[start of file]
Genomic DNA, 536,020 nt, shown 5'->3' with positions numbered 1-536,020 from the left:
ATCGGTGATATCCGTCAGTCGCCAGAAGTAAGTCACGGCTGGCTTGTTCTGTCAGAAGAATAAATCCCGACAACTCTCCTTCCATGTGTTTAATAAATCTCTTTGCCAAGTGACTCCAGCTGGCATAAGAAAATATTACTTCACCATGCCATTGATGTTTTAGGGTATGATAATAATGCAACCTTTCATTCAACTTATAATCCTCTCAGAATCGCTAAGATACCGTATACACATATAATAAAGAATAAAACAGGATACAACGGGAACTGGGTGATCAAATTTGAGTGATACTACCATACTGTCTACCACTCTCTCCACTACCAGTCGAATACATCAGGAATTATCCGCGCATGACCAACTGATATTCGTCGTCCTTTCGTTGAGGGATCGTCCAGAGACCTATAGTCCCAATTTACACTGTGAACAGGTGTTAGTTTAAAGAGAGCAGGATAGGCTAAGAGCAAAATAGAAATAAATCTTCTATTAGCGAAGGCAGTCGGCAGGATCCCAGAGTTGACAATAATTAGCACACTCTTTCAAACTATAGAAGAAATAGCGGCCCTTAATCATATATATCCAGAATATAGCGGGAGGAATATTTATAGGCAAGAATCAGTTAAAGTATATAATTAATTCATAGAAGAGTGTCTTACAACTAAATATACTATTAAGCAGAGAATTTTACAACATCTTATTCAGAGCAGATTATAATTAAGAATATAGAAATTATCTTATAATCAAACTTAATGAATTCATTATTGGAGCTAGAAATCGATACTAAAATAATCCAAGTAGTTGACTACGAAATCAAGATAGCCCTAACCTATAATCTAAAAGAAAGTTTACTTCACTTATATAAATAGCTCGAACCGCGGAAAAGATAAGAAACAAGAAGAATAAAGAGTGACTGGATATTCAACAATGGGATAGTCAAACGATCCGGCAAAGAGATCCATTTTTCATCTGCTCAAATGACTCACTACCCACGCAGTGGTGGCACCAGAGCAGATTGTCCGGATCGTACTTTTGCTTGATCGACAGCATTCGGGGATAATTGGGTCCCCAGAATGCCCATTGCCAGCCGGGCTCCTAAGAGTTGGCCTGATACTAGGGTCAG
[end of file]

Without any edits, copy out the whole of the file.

Genomic DNA, 536,020 nt, shown 5'->3' with positions numbered 1-536,020 from the left:
ATCGGTGATATCCGTCAGTCGCCAGAAGTAAGTCACGGCTGGCTTGTTCTGTCAGAAGAATAAATCCCGACAACTCTCCTTCCATGTGTTTAATAAATCTCTTTGCCAAGTGACTCCAGCTGGCATAAGAAAATATTACTTCACCATGCCATTGATGTTTTAGGGTATGATAATAATGCAACCTTTCATTCAACTTATAATCCTCTCAGAATCGCTAAGATACCGTATACACATATAATAAAGAATAAAACAGGATACAACGGGAACTGGGTGATCAAATTTGAGTGATACTACCATACTGTCTACCACTCTCTCCACTACCAGTCGAATACATCAGGAATTATCCGCGCATGACCAACTGATATTCGTCGTCCTTTCGTTGAGGGATCGTCCAGAGACCTATAGTCCCAATTTACACTGTGAACAGGTGTTAGTTTAAAGAGAGCAGGATAGGCTAAGAGCAAAATAGAAATAAATCTTCTATTAGCGAAGGCAGTCGGCAGGATCCCAGAGTTGACAATAATTAGCACACTCTTTCAAACTATAGAAGAAATAGCGGCCCTTAATCATATATATCCAGAATATAGCGGGAGGAATATTTATAGGCAAGAATCAGTTAAAGTATATAATTAATTCATAGAAGAGTGTCTTACAACTAAATATACTATTAAGCAGAGAATTTTACAACATCTTATTCAGAGCAGATTATAATTAAGAATATAGAAATTATCTTATAATCAAACTTAATGAATTCATTATTGGAGCTAGAAATCGATACTAAAATAATCCAAGTAGTTGACTACGAAATCAAGATAGCCCTAACCTATAATCTAAAAGAAAGTTTACTTCACTTATATAAATAGCTCGAACCGCGGAAAAGATAAGAAACAAGAAGAATAAAGAGTGACTGGATATTCAACAATGGGATAGTCAAACGATCCGGCAAAGAGATCCATTTTTCATCTGCTCAAATGACTCACTACCCACGCAGTGGTGGCACCAGAGCAGATTGTCCGGATCGTACTTTTGCTTGATCGACAGCATTCGGGGATAATTGGGTCCCCAGAATGCCCATTGCCAGCCGGGCTCCTAAGAGTTGGCCTGATACTAGGGTCAG